Directed by Ryan Coogler in his feature-length debut, Fruitvale Station is the true story of Oscar Grant, a 22 year-old black man from Oakland, California who was shot and killed by a police officer in a train station. Produced by Oscar-winner actor Forest Whitaker and starring The Wire’s Michael B. Jordan as the wayward but compassionate Grant, the film tracks the day leading up to the shooting and the consequences for Grant’s family, friends, girlfriend and daughter. Fruitvale Station garnered a huge critical response on the international film festival circuit, winning the Grand Jury Prize at Sundance and the Best First Film award at Cannes.
The New Daily says: Opening with the mobile phone footage of the real 2009 train station shooting of Oscar Grant, Fruitvale Station packs a powerful punch by leaping backwards to bring you the 24 hours before the tragic incident took place. The audience gets acquainted with Grant in such a natural, organic way that he transforms from an anonymous figure of pity to someone who represents all the familiar flaws and strengths of family members and friends we each hold so dear. Michael B. Jordan effortlessly encapsulates all the energy and confusion of youth, as does Melonie Diaz in her role as Grant’s girlfriend. Intrinsically rooted in the race violence that still occurs in the United States, the film is undoubtedly reminiscent of the plight of countless young black men. But Fruitvale Station doesn’t preach. Instead, it merely aims to put a face to a faceless crime. And it does that impeccably.
Entertainment Weekly says: “Jordan’s performance is grippingly subtle: He shows us the despair that’s ruling Oscar, the street ‘tude he puts on like armor, and the joy that comes out only when he’s at the home of his mother (Octavia Spencer). Coogler immerses us in this life, so that when it’s cut short, you won’t just weep, you’ll cry out in protest.”
Rotten Tomatoes says: 94% – “Passionate and powerfully acted, Fruitvale Station serves as a celebration of life, a condemnation of death, and a triumph for star Michael B. Jordan.”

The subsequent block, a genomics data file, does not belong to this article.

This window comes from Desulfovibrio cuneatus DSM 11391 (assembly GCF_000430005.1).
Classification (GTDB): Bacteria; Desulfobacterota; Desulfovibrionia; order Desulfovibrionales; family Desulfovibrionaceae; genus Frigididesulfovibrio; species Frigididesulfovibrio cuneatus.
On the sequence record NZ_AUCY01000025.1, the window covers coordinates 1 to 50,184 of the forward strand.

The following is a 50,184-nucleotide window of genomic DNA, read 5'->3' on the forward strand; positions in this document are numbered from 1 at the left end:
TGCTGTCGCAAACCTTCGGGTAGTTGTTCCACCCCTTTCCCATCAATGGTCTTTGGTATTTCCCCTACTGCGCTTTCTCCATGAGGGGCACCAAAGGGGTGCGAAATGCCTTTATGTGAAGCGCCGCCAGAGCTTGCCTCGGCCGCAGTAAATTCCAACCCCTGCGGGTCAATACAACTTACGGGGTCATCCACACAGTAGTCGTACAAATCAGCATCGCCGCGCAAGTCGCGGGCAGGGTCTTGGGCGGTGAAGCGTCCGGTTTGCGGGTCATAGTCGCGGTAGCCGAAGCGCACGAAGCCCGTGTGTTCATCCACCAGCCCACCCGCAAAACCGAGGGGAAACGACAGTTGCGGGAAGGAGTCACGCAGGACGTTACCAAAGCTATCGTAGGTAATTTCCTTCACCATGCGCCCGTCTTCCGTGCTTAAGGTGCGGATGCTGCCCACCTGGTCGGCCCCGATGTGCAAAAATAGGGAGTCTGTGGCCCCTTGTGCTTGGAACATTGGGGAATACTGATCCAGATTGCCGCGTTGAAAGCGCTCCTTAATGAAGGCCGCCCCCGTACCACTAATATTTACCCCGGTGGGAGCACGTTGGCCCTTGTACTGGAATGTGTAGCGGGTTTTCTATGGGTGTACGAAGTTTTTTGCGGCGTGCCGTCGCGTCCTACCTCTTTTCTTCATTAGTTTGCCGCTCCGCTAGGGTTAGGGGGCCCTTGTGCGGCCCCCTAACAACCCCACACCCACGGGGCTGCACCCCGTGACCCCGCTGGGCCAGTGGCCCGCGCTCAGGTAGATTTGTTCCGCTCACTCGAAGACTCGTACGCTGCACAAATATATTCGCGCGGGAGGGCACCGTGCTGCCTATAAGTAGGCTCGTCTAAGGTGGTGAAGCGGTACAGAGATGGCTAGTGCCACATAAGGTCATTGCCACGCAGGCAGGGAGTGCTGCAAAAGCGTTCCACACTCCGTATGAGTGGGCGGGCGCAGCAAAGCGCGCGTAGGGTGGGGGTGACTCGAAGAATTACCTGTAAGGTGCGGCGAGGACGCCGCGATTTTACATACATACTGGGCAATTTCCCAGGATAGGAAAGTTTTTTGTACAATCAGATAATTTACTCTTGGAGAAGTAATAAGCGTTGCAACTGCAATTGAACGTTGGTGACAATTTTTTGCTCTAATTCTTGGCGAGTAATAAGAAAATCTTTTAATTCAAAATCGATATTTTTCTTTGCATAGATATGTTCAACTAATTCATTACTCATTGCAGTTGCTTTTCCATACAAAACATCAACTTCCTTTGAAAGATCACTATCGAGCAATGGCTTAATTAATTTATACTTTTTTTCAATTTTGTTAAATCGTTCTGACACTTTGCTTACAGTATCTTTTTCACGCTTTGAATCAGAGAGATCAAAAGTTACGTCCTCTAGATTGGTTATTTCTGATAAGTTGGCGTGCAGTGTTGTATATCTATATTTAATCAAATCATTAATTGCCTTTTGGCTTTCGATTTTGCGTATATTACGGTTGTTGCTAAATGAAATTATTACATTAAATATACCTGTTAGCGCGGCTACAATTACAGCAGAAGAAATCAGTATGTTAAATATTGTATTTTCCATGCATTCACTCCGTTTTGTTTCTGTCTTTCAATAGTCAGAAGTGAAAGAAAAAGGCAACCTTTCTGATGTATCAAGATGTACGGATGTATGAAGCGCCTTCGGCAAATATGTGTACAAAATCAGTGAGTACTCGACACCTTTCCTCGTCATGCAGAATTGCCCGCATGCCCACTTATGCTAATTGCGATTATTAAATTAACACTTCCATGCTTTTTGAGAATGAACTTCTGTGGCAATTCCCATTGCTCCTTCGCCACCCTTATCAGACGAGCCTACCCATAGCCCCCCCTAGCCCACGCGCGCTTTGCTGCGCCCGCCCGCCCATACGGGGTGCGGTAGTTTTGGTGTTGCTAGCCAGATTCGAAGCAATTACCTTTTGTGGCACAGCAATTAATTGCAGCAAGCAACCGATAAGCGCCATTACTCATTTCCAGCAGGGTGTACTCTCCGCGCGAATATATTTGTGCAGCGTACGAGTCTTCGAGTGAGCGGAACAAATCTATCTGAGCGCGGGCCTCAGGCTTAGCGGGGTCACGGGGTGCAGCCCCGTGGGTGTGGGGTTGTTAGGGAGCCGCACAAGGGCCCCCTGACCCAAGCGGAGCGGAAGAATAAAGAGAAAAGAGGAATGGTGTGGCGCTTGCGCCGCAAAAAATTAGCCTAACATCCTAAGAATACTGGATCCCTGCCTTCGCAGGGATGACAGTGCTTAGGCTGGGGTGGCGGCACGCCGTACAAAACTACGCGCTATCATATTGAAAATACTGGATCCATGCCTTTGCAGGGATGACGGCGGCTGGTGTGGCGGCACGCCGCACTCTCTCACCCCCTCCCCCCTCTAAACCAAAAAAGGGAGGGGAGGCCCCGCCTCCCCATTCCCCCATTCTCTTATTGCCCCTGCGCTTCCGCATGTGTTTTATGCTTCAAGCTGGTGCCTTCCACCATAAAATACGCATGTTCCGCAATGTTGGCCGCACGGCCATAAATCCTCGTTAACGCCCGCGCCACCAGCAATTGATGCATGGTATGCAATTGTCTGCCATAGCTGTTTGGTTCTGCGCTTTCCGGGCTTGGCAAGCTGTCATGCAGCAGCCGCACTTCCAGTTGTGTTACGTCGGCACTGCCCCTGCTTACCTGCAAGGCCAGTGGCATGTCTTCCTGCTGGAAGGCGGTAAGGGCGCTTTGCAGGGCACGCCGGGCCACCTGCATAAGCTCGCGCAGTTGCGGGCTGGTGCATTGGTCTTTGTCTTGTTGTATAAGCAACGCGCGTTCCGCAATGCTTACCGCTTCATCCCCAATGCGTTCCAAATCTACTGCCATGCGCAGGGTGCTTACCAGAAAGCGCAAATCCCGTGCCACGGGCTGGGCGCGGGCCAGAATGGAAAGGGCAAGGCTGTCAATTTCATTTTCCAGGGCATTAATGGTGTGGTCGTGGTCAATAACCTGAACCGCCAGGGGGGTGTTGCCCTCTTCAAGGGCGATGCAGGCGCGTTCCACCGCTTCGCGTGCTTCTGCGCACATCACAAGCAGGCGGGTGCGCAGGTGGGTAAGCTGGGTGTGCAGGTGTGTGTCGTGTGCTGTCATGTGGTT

David and Margaret say: David: “I think the film is pretty good on a certain level but it did annoy me that it just did seem to make Oscar just too good to be true. Three and a half.” Margaret: “You want to like it more than you feel you actually can. I’m giving it three and a half.”
The Guardian says: “Coogler’s skill is in showing…how life is precarious and how disaster can blow in almost out of nowhere, surprising even the perpetrator himself. There are a few false notes along the way…But the robust acting and sharp sense of the Bay Area milieu glides us nicely over the film’s few soft patches.”
The New Yorker says: “Coogler is unafraid of emotion—but he hasn’t made a tearjerker. He isn’t interested in settling scores or in issuing racial sermons, either. From the evidence of this movie, Oscar Grant was smart and foolish, loving and irresponsible, candid and evasive, and now he’s another young black man gone.”
Production designer @cattorresny: It’s films like Fruitvale Station that truly display the power of cinematic storytelling. Keep touching hearts Ryan Coogler, I felt that!
Musician @johnlegend: “Just watched “Fruitvale Station”. So powerful and heartbreaking. So good. Go see this.”
Journalist @MarkHarrisNYC: “Just saw Fruitvale Station. An essential movie of and for our moment; what a relief that it’s also such a good one.”
Kids? Although the film provides a beautiful depiction of a father/daughter relationship, the violent opening and closing scenes are too traumatic for kids.
Watch it: When you want a serious, thought-provoking film. Bring tissues.